Friday, June 25, 2010

Abusing Best Buy

Other than butterflies and newborn babies, there is nothing more beautiful than a Best Buy service plan.  If you play your cards right, you can continually upgrade your electronics for only the cost of the service plan.  You are, in essence, leasing your gear from Best Buy.

Let me tell you a story:

In 2005, I bought both a $329 Mini-DV camcorder and its $79 service plan.  After almost four years of travel video and homemade porn, the camera was still it pretty good condition, which I considered a disappointment.  I wanted there to be a problem with the camera, for reasons that will soon be clear.  Finally, though, my wishes were answered when it fell off a table while the cord was plugged in.  The contacts became loose and now the camera would only charge if the cable was held in a certain position.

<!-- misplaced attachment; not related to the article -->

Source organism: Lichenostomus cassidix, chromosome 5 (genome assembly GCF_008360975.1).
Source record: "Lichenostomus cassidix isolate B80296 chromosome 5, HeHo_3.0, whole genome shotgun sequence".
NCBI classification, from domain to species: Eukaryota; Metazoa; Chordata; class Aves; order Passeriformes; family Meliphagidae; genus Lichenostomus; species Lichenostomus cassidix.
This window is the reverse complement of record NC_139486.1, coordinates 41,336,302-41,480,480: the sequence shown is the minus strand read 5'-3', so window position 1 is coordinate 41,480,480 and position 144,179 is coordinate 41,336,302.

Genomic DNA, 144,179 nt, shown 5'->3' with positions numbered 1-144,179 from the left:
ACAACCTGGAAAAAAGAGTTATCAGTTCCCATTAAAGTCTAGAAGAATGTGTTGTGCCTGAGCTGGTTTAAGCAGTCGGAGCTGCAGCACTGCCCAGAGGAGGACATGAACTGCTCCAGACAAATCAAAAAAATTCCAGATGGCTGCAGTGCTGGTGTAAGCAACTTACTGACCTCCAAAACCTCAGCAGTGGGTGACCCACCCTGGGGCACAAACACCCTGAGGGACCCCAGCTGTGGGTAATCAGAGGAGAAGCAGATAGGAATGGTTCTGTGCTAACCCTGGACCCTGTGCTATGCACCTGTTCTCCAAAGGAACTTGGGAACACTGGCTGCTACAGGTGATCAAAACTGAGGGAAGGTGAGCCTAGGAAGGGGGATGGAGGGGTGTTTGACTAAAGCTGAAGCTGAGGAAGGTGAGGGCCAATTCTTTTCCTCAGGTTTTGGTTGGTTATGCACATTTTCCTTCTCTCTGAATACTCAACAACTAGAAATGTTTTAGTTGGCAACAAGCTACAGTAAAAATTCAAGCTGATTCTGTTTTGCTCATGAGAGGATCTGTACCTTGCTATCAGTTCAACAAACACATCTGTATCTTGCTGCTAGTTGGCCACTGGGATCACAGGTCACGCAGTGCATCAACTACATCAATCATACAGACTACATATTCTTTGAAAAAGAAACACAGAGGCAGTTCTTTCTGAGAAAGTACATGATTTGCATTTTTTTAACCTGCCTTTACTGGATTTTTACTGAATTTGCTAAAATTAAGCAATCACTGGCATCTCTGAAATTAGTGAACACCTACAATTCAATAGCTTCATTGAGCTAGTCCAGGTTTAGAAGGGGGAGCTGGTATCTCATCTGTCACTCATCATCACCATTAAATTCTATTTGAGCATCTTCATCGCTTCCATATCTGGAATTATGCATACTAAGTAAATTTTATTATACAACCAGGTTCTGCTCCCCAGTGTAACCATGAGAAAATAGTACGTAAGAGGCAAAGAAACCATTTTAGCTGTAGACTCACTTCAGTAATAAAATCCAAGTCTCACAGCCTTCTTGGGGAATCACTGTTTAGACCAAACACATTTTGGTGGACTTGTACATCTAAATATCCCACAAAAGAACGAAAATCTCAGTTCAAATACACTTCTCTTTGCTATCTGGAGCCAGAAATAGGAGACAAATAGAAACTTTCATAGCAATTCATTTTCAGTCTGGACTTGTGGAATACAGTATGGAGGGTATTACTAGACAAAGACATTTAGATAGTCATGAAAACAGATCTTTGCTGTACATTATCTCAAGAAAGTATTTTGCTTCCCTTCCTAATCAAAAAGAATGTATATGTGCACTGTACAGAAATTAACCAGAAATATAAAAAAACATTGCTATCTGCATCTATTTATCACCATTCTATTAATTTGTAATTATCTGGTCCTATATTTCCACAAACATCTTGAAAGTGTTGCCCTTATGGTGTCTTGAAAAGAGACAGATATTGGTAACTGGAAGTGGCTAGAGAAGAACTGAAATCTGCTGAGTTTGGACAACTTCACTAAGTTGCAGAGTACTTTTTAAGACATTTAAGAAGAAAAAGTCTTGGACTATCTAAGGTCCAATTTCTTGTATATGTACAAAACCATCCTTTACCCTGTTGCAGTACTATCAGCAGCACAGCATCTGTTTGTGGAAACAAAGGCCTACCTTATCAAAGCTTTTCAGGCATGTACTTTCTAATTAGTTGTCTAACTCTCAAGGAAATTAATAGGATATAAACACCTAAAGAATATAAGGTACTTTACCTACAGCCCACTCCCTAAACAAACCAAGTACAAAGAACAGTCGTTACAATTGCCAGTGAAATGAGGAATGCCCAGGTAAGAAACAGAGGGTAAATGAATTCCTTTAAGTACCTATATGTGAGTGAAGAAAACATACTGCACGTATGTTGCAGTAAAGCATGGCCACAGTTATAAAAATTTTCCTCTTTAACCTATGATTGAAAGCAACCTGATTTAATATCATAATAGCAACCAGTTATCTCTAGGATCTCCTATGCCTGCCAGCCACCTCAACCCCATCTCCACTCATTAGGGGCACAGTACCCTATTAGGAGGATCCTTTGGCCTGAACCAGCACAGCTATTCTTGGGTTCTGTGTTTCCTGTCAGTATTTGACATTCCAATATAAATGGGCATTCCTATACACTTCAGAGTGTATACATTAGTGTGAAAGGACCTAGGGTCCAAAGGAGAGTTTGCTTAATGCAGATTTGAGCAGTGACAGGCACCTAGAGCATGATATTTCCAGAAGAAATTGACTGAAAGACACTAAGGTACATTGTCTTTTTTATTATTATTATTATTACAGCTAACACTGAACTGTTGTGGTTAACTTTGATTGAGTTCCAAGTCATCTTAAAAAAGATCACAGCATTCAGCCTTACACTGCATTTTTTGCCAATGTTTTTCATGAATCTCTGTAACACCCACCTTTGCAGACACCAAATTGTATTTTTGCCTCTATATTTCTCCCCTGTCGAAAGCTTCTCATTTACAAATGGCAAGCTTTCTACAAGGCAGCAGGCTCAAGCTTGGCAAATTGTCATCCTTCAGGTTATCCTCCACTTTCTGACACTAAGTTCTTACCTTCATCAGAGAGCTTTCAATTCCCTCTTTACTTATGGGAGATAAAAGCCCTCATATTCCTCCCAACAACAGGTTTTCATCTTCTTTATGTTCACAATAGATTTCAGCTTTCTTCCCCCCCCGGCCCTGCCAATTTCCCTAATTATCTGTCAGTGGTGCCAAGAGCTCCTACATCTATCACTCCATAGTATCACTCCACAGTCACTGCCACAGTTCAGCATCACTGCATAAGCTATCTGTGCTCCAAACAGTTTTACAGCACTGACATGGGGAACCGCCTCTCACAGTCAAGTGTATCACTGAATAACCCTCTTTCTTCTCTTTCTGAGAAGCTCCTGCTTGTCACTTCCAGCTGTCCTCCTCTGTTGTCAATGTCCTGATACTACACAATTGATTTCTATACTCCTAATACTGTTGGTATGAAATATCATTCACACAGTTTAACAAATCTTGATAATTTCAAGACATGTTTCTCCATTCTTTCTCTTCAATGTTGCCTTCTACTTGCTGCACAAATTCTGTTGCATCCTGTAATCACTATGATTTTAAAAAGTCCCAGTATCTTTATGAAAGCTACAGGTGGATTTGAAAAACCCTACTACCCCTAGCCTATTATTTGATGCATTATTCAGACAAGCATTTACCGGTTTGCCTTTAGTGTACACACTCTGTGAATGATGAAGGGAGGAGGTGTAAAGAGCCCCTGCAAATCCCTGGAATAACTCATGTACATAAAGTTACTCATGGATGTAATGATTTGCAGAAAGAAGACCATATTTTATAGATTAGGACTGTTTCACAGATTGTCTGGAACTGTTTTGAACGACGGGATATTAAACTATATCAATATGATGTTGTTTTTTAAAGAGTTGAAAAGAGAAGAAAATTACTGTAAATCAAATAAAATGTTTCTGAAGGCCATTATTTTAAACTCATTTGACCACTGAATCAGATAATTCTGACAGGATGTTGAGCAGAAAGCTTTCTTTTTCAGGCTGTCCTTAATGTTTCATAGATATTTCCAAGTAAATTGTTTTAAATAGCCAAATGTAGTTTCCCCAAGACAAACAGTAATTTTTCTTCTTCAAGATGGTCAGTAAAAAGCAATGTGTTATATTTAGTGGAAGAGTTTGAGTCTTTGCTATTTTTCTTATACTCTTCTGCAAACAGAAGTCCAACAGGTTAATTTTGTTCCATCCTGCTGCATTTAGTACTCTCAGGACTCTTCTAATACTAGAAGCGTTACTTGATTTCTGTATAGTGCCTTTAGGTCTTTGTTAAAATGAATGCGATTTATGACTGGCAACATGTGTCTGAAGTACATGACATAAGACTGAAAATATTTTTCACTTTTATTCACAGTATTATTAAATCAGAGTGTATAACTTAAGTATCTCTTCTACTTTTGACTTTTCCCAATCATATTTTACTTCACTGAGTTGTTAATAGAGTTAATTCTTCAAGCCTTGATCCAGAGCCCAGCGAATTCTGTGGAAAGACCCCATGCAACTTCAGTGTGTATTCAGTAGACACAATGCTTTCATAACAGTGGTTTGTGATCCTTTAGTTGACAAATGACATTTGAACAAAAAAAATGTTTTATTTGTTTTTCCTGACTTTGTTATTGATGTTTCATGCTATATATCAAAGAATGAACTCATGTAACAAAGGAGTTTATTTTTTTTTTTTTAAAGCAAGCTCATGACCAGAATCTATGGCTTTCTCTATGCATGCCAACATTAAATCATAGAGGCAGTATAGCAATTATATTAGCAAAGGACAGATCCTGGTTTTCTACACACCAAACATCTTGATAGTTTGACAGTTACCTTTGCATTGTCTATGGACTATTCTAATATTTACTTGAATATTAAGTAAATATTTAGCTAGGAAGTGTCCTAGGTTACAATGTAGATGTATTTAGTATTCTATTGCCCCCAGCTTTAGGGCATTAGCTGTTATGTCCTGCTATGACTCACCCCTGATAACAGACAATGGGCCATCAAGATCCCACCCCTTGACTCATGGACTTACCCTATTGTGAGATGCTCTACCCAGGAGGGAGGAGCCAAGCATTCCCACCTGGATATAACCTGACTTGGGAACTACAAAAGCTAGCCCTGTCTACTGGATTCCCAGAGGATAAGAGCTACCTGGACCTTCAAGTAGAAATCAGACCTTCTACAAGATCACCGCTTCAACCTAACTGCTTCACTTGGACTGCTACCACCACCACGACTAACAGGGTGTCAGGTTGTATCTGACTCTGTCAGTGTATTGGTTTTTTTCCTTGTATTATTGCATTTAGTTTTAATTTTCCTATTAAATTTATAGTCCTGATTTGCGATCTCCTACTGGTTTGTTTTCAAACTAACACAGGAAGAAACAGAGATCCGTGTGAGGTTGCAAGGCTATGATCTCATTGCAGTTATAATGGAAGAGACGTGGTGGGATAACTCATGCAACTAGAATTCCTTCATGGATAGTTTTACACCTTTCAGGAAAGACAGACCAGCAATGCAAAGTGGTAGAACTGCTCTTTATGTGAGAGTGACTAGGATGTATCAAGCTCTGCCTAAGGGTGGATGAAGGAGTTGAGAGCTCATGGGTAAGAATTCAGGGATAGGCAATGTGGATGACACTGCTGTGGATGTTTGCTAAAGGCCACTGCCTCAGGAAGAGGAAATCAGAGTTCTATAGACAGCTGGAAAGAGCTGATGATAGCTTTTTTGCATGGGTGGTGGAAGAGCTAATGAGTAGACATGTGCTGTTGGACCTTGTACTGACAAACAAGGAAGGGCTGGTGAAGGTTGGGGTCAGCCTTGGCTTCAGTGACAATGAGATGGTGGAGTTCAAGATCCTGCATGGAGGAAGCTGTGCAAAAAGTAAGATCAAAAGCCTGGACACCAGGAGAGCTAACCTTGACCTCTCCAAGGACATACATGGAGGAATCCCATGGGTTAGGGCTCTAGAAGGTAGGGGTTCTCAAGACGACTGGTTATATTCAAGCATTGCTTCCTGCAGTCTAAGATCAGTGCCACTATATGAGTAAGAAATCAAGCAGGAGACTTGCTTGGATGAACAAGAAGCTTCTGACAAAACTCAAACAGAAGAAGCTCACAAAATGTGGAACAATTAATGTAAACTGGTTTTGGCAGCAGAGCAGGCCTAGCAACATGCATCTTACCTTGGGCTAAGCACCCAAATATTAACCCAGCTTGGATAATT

So, three years and 361 days after buying the camera--four days before the deadline--I went to my local Best Buy.  According to the policy, Best Buy will replace your damaged item with a new one (even if you caused the damage!).  Since four years is a cosmic epoch for electronics, they didn't have the same camera in stock, which was exactly what I wanted.

Since they couldn't replace it with an new one, the plan dictated that they give me a store credit for the original purchase price.  In 2005, $329 could get you a one-chip SD camera that took expensive Mini-DV tapes.  In 2009, $329 would get you a remarkably small HD camcorder with flash storage.

The price of this brand new camera to me in real terms? The $79 I paid for the plan four years ago. 

I essentially leased it for that price and then was given an upgrade. 

When I got the HD camcorder I also got the 4 year service plan to go with it.  Who knows?  Four years from now, $329 might by me a contact lens with a camera installed on it.  Either way, I've already paid for it, and will go get it as soon as I'm tired of my current camcorder.

No comments:

Post a Comment